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Wednesday, April 28, 2021

Racism compounds the clergy sex abuse crisis for Black Catholics

Panel: Racism compounds the clergy sex abuse crisis for Black Catholics

As a kid, Fr. Bryan Massingale was an altar server at his predominantly-Black Catholic school. When he served at Masses with one priest in particular, nuns who worked at the school kept a close watch on Massingale and the other boys, never leaving them unattended.

Years later, Massingale saw that priest's name on a list of clergy credibly accused of sexual abuse. It dawned on him that the sisters were trying their best to protect him and other children.

"If not for the efforts of those sisters, I could have been one of that man's victims," said Massingale, a professor of theological and social ethics at Fordham University, in a panel on clergy sexual abuse in Black Catholic communities.

Systemic racism in the Catholic Church compounds the impact of the sexual abuse crisis on Black Catholics and makes it more difficult for Black survivors to speak up or get justice, speakers said.

You can read more of the story here.

More background:


Confusion and canons at Villanova University law school conference

"Someone must have dropped zealotry pills into the water supply at the Villanova University law school," writes NCR political columnist Michael Sean Winters in his latest column.

The conference was focused on the challenge Joe Biden's presidency poses to the Catholic faith, emphasizing the need to deny Biden Communion. What the conference showed though, says Winters, "is that most of the speakers are confused in ways that are unique, and common, to ideologues."

The three speakers, Patrick Brennan, Francis Maier and Fr. Gerald Murray, all agreed that Biden's position on abortion means that he should not present himself for Holy Communion. Winters wonders if the canon law of the church is open to a variety of interpretations.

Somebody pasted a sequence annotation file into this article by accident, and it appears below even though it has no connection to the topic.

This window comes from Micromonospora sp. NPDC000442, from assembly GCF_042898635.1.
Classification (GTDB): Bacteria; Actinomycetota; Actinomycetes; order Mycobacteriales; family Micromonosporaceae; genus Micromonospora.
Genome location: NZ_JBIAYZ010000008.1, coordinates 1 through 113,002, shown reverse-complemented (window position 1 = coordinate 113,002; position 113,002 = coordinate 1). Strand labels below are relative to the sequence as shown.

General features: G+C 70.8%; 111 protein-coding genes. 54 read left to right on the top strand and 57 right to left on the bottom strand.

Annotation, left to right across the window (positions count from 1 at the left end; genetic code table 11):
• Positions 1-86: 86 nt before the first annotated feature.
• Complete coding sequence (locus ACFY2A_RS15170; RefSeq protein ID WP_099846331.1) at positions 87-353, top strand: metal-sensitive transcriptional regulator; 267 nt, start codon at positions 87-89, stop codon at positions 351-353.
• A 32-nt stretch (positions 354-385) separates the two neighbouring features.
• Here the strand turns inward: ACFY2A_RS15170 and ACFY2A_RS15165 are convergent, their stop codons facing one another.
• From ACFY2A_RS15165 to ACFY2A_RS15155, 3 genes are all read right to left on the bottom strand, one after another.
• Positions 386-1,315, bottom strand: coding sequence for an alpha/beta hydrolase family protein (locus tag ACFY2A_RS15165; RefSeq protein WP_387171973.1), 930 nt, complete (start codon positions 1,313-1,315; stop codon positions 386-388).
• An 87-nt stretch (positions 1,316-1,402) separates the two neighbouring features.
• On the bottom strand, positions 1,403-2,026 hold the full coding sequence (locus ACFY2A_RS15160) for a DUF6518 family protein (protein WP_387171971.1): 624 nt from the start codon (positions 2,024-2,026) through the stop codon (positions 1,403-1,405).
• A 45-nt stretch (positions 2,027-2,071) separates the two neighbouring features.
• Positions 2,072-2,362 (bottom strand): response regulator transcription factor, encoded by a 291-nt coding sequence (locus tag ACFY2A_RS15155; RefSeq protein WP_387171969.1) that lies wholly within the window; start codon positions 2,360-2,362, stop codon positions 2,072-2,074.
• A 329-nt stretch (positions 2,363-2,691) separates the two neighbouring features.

"The problem — and it is a frightening one — is that these three speakers do not seem to understand what canon law is," Winters writes. "The canon law of the Catholic Church is modeled on Roman law. In the United States — and most Anglophone countries — we grow up in a common law tradition. If you confuse the one with the other, you get this doctrinaire, and Jansenistic, understanding of the Catholic faith. It is not like confusing an apple with an orange. It is like confusing an apple with an orangutan."

You can read more of Winters' column here.

More background:


More headlines

  • NCR columnist Franciscan Fr. Daniel Horan writes about the spiritual benefits of film photography, which has recently gained traction among young adults, most of whom had only known the digital world of smart phones and social media. "I am grateful for this resurgence of analog photography in general, but I am also encouraged by the spiritual benefits that come with slowing down and seeing anew," he writes.
     
  • At EarthBeat, read about a webinar on the missionary work of the Amazon as a "collision of different worldviews and of different worlds."
     
  • ICYMI: The Wisconsin Department of Justice is opening a statewide investigation of abuse by clergy and faith leaders within the state's five dioceses.

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